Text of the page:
Ana and I returned from our trip to the US and within a few weeks, our crafter came to our house. She was sitting outside one evening working on some of her school work when I approached her. I asked her how her father was and reminded her we were still praying. She said, “Oh he loves listening to the Bible stories now. And he has been coming to church.” I was surprised. “He isn’t angry any more.  And he wants to be baptized!” Then she told us later that he listens to the audio Bible all the time. “He even put a string and wears it around his neck,” she said. She told us how he goes around boasting that their town has so many Bibles! She was very happy to tell us how his character has changed. And now, to top it off, he is working on memorizing the book of Matthew.

We were just floored at how perfectly our prayers were answered. His testimony, and his habit of wearing the audio Bible is a striking picture of Solomon’s words in Proverbs 3: “…let your heart keep my commandments….do not let kindness and truth leave you! Bind them around your neck.”

And it didn’t stop there. The ladies from a village about six hours hike into the mountains came to visit a few weeks ago. Well, more precisely they came to sell baskets. Anyway, we gave them an audio Bible to take home. I saw one of the women yesterday at the market and I asked her to listen to a new story we are working on. “We have been listening to those stories you gave us!” she told me with a contented smile on her face. “There was the one with the man who was blind since he was born. Yes, and Jesus spit in his hand and then made mud and put it on his eyes…and he was healed! Yes, and the other one about the boy who had a spirit that threw him in the fire…Jesus helped him too! Jesus helped so many people…. Those stories are so good!” She was just overflowing with her memories of which stories they had listened to in her village. She says her father really loves them too.

This is particularly exciting as this was the first woman to tell us any stories in her language. She had been selling baskets about a year and a half ago and came to our doorstep. There, she and her sisters told us folktales and riddles until Ana and I were having fun, laughing, and thoroughly confused at the same time from all the new vocabulary. They told us they only knew the words of their ancestors, not the words of God. And here we were this year and a half later and she was retelling the words of God back to me. How beautiful! The Palawanos’ love for stories is an encouragement that once the stories of the Bible are heard in a way that makes sense to them, they are prone to tell and retell them as they do with their own history and folktales. May it be for the Palawanos (and for us) as God intended it: that they love the LORD their God with all their heart, all their soul, and all their strength….that they commit themselves wholeheartedly to these commands … that they repeat them again and again to their children…that they talk about them when they are at home, and while they are on the road, when they are going to bed and when they are getting up. (Deut 6).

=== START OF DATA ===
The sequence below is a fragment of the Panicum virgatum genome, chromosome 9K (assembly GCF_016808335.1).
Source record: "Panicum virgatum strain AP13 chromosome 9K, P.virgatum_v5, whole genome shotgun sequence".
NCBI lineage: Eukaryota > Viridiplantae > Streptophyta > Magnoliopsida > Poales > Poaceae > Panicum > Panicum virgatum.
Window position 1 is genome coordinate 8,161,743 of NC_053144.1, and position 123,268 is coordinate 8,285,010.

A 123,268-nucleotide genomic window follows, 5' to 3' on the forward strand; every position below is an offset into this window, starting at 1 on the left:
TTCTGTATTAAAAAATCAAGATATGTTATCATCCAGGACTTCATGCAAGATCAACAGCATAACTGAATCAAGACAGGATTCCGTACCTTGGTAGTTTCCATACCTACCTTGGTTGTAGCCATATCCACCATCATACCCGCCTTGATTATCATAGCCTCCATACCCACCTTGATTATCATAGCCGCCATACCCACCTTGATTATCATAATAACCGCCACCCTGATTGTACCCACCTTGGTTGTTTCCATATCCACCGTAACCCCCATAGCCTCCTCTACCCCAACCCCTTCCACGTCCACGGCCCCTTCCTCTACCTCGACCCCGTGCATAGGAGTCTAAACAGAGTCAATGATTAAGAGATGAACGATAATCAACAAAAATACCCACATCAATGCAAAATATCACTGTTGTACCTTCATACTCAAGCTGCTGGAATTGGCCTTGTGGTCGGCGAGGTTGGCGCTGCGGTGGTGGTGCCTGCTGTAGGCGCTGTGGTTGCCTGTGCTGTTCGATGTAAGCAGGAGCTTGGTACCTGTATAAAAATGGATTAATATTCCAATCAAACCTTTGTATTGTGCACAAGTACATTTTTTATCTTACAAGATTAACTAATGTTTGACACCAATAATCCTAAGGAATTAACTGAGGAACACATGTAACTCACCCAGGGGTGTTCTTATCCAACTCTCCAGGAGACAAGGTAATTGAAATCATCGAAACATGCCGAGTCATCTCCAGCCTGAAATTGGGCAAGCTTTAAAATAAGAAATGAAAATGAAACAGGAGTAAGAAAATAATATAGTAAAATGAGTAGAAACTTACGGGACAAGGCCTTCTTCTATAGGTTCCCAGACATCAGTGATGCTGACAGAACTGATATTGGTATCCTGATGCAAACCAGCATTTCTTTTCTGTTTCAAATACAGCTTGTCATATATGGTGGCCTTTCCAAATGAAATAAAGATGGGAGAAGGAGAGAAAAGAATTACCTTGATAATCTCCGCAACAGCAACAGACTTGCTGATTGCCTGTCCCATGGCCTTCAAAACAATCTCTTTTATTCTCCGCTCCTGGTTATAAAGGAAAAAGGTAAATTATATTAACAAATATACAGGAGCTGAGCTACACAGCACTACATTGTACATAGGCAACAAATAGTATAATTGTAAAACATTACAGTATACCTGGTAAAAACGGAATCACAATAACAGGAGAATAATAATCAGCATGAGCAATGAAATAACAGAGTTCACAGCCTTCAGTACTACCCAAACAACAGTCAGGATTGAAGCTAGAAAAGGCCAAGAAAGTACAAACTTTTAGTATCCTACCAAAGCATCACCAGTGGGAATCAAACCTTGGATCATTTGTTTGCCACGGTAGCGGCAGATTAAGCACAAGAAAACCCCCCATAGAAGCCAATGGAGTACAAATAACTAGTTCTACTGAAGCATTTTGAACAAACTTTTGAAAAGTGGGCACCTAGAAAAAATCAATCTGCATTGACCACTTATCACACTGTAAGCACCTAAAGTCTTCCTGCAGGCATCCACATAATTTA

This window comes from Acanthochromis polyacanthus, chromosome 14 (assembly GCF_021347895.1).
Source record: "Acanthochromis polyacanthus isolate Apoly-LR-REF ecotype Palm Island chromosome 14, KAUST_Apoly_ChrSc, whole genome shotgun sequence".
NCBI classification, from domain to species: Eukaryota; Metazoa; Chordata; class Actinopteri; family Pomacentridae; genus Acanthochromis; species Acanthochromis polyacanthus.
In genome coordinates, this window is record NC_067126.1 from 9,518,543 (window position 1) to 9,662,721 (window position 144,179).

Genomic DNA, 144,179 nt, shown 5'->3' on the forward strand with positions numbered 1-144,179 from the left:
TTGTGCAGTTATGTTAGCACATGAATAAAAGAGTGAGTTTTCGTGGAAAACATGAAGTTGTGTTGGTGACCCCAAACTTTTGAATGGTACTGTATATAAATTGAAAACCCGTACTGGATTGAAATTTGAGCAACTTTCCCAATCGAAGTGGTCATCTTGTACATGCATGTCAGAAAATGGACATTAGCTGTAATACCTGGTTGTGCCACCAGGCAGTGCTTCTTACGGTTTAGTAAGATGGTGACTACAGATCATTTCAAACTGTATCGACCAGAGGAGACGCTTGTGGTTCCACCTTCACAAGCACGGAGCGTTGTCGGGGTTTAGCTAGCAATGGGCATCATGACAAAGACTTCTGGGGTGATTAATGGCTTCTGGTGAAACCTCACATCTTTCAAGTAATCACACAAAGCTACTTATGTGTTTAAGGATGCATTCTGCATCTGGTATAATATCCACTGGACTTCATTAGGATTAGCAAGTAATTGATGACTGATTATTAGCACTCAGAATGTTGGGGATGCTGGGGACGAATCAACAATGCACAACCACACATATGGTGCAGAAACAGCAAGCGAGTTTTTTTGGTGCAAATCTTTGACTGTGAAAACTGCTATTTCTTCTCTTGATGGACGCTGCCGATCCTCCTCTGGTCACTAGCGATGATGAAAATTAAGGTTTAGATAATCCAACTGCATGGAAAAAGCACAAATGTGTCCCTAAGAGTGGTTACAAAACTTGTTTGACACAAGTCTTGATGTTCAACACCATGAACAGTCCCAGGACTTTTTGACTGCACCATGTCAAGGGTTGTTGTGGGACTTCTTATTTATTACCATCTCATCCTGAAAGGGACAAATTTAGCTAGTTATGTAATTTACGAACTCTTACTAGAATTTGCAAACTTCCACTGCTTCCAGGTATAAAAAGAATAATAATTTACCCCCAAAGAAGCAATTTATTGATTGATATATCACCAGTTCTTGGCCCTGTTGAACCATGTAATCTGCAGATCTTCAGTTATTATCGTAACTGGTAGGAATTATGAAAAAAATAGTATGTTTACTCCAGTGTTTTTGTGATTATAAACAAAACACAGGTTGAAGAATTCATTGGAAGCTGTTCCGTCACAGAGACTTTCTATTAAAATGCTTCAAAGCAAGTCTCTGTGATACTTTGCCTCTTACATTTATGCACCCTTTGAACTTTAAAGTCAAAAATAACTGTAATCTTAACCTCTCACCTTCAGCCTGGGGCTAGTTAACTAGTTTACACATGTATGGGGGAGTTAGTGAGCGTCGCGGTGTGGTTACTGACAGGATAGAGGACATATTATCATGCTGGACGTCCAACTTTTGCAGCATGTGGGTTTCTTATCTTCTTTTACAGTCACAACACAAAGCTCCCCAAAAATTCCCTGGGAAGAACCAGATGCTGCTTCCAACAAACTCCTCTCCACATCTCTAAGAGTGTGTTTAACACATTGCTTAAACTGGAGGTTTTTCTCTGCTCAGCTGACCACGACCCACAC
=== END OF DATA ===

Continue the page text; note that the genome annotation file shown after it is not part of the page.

*names have been changed for privacy

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If you look, you will see.

As I stumble into the bathroom before dawn, I hear a faint cacophony of sounds in the distance. A motorcycle roars, a dozen roosters competing to herald a new day, a dog barks. Fortunately, the sounds are far enough away that they are still drowned out by the sound of my fan as I crawl back into bed for another half hour.

When the day begins, I go through my morning routine and then sit down with my story crafter. We listen to recordings of people who answered questions about the stories we are working on. She helps me understand what people are saying (sometimes they mumble, sometimes they use words I’m not familiar with, sometimes they just talk too fast for me to comprehend). Based off their answers, we volley ideas back and forth about how to edit our story to make it easier to remember and comprehend. This is the part I love. We laugh about some of the ideas. We record about 20 times due to all the outtakes. Then we are ready to take the story to a village the next day and test it out with new listeners.

Ana and I have only been “back on the job” for two weeks, but already we have been able to grind out some new stories and get back to the routine I just described. We had been in the States for almost two months, and I was admittedly nervous about coming back. Would it take a long time to get back to the rhythm of work? Would people still be available to meet with us? Would we even be allowed to live in our allocation or would we have to move again? Would I forget everything I had learned? Would I be terribly homesick?